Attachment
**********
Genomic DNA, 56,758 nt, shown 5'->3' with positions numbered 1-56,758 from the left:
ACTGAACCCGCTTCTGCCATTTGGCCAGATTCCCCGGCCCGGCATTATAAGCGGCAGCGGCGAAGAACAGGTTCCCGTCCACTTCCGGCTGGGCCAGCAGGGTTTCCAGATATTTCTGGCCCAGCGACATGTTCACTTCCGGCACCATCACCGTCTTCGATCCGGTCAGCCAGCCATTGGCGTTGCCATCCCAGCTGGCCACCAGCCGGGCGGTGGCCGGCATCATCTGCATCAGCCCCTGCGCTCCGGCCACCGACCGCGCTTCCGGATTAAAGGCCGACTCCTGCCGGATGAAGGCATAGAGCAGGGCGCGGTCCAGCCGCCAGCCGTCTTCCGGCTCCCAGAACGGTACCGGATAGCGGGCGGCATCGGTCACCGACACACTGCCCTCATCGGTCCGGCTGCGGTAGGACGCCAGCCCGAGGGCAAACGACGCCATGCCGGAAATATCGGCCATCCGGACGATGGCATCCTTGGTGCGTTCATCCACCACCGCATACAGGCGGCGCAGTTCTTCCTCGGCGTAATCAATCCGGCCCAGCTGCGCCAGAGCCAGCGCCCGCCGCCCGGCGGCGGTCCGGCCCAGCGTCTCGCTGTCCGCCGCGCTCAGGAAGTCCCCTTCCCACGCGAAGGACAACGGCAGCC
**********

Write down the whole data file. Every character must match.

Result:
Genomic DNA, 56,758 nt, shown 5'->3' with positions numbered 1-56,758 from the left:
ACTGAACCCGCTTCTGCCATTTGGCCAGATTCCCCGGCCCGGCATTATAAGCGGCAGCGGCGAAGAACAGGTTCCCGTCCACTTCCGGCTGGGCCAGCAGGGTTTCCAGATATTTCTGGCCCAGCGACATGTTCACTTCCGGCACCATCACCGTCTTCGATCCGGTCAGCCAGCCATTGGCGTTGCCATCCCAGCTGGCCACCAGCCGGGCGGTGGCCGGCATCATCTGCATCAGCCCCTGCGCTCCGGCCACCGACCGCGCTTCCGGATTAAAGGCCGACTCCTGCCGGATGAAGGCATAGAGCAGGGCGCGGTCCAGCCGCCAGCCGTCTTCCGGCTCCCAGAACGGTACCGGATAGCGGGCGGCATCGGTCACCGACACACTGCCCTCATCGGTCCGGCTGCGGTAGGACGCCAGCCCGAGGGCAAACGACGCCATGCCGGAAATATCGGCCATCCGGACGATGGCATCCTTGGTGCGTTCATCCACCACCGCATACAGGCGGCGCAGTTCTTCCTCGGCGTAATCAATCCGGCCCAGCTGCGCCAGAGCCAGCGCCCGCCGCCCGGCGGCGGTCCGGCCCAGCGTCTCGCTGTCCGCCGCGCTCAGGAAGTCCCCTTCCCACGCGAAGGACAACGGCAGCC